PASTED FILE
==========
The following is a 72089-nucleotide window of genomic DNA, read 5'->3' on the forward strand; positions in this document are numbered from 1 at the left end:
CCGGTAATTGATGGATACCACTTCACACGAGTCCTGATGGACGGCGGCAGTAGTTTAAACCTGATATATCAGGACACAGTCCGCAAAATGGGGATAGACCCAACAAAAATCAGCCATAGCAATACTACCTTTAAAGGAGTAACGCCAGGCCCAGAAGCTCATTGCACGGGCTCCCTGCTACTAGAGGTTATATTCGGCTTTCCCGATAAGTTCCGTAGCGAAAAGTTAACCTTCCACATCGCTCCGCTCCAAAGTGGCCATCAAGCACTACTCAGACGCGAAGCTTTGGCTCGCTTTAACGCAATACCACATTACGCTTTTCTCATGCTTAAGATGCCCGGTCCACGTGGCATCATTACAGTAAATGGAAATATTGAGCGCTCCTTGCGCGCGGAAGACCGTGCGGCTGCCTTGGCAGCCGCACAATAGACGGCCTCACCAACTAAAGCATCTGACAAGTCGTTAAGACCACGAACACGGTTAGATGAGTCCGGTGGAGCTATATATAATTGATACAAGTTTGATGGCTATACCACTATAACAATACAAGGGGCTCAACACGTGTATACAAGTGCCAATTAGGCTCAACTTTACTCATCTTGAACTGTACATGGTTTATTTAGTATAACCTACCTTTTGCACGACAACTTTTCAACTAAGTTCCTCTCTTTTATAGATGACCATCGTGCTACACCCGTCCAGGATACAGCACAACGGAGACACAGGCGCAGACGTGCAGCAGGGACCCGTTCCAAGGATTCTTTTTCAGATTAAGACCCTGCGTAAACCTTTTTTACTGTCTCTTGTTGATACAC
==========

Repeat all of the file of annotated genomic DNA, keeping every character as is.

The following is a 72089-nucleotide window of genomic DNA, read 5'->3' on the forward strand; positions in this document are numbered from 1 at the left end:
CCGGTAATTGATGGATACCACTTCACACGAGTCCTGATGGACGGCGGCAGTAGTTTAAACCTGATATATCAGGACACAGTCCGCAAAATGGGGATAGACCCAACAAAAATCAGCCATAGCAATACTACCTTTAAAGGAGTAACGCCAGGCCCAGAAGCTCATTGCACGGGCTCCCTGCTACTAGAGGTTATATTCGGCTTTCCCGATAAGTTCCGTAGCGAAAAGTTAACCTTCCACATCGCTCCGCTCCAAAGTGGCCATCAAGCACTACTCAGACGCGAAGCTTTGGCTCGCTTTAACGCAATACCACATTACGCTTTTCTCATGCTTAAGATGCCCGGTCCACGTGGCATCATTACAGTAAATGGAAATATTGAGCGCTCCTTGCGCGCGGAAGACCGTGCGGCTGCCTTGGCAGCCGCACAATAGACGGCCTCACCAACTAAAGCATCTGACAAGTCGTTAAGACCACGAACACGGTTAGATGAGTCCGGTGGAGCTATATATAATTGATACAAGTTTGATGGCTATACCACTATAACAATACAAGGGGCTCAACACGTGTATACAAGTGCCAATTAGGCTCAACTTTACTCATCTTGAACTGTACATGGTTTATTTAGTATAACCTACCTTTTGCACGACAACTTTTCAACTAAGTTCCTCTCTTTTATAGATGACCATCGTGCTACACCCGTCCAGGATACAGCACAACGGAGACACAGGCGCAGACGTGCAGCAGGGACCCGTTCCAAGGATTCTTTTTCAGATTAAGACCCTGCGTAAACCTTTTTTACTGTCTCTTGTTGATACAC